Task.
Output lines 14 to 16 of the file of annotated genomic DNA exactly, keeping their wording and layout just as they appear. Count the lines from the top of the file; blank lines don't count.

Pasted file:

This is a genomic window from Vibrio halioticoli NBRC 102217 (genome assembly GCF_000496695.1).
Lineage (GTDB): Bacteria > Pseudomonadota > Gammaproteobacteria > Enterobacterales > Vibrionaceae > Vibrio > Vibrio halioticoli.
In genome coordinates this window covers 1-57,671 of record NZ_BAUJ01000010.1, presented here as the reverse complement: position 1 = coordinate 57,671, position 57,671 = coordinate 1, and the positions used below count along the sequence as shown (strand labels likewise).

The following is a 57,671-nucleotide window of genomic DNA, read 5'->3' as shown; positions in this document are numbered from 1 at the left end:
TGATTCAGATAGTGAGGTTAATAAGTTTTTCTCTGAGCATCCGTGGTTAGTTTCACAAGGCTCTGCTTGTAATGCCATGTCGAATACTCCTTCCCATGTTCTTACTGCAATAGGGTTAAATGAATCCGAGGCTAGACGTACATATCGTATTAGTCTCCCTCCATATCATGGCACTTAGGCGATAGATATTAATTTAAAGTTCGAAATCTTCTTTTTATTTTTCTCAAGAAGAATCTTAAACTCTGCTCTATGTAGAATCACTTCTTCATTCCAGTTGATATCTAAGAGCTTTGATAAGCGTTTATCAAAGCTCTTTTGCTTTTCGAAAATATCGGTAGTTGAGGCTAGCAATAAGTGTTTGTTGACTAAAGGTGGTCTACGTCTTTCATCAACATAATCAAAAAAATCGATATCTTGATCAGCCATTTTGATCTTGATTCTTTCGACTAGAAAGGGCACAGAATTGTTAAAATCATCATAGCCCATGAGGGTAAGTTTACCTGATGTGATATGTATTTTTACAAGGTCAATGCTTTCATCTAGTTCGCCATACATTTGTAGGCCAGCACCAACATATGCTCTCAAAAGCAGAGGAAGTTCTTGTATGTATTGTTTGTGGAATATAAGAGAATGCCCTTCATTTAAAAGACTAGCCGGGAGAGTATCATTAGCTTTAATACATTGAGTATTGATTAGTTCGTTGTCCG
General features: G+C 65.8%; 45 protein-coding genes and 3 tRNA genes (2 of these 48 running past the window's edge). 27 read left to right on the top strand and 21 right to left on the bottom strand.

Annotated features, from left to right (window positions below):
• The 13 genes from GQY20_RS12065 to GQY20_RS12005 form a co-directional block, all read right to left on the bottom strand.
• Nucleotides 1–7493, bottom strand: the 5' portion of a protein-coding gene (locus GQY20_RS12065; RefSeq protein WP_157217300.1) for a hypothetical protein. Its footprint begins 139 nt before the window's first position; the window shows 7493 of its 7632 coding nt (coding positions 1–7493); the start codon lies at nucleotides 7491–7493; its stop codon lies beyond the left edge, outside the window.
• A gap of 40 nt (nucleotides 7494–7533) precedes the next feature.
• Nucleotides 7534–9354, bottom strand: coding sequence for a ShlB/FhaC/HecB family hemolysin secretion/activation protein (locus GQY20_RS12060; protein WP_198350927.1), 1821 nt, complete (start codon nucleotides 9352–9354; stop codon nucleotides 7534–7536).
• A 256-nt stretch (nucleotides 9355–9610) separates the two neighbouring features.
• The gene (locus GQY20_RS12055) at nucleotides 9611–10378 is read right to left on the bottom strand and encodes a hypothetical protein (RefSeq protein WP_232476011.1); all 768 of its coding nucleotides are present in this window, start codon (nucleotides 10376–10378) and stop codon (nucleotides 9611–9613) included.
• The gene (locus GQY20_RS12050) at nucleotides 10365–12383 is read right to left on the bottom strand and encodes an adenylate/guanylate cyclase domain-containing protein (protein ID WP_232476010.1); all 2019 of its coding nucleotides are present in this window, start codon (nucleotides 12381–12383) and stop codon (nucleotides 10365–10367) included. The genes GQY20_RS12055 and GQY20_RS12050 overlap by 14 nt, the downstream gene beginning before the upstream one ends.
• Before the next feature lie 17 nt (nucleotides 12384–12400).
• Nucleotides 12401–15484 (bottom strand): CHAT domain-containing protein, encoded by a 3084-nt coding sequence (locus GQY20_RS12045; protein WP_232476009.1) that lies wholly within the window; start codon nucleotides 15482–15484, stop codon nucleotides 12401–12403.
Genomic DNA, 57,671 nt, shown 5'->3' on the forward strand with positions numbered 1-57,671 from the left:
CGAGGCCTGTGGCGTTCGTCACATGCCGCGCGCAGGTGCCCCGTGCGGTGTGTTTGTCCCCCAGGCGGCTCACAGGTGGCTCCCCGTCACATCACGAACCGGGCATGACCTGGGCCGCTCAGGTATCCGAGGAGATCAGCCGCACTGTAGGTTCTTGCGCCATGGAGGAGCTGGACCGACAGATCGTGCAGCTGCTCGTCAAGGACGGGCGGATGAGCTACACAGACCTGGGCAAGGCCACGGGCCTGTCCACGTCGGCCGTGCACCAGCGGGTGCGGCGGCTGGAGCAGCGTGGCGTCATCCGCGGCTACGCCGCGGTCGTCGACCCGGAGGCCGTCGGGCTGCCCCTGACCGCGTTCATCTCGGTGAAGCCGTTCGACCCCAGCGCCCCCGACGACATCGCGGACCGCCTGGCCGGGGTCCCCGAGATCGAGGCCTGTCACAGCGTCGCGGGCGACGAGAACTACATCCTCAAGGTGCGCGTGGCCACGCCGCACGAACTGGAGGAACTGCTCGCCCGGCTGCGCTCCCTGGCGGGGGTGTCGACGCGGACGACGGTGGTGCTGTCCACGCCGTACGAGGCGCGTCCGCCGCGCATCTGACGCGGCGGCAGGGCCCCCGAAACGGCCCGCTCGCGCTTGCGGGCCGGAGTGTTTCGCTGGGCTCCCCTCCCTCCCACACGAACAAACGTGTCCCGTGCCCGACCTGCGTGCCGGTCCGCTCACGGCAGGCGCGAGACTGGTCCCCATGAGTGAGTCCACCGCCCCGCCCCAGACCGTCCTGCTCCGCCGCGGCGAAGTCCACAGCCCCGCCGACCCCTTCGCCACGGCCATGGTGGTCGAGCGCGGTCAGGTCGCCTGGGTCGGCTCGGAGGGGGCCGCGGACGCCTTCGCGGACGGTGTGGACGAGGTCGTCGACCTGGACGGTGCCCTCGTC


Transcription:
• The gene (locus GQY20_RS12050) at nucleotides 10365–12383 is read right to left on the bottom strand and encodes an adenylate/guanylate cyclase domain-containing protein (protein ID WP_232476010.1); all 2019 of its coding nucleotides are present in this window, start codon (nucleotides 12381–12383) and stop codon (nucleotides 10365–10367) included. The genes GQY20_RS12055 and GQY20_RS12050 overlap by 14 nt, the downstream gene beginning before the upstream one ends.
• Before the next feature lie 17 nt (nucleotides 12384–12400).
• Nucleotides 12401–15484 (bottom strand): CHAT domain-containing protein, encoded by a 3084-nt coding sequence (locus GQY20_RS12045; protein WP_232476009.1) that lies wholly within the window; start codon nucleotides 15482–15484, stop codon nucleotides 12401–12403.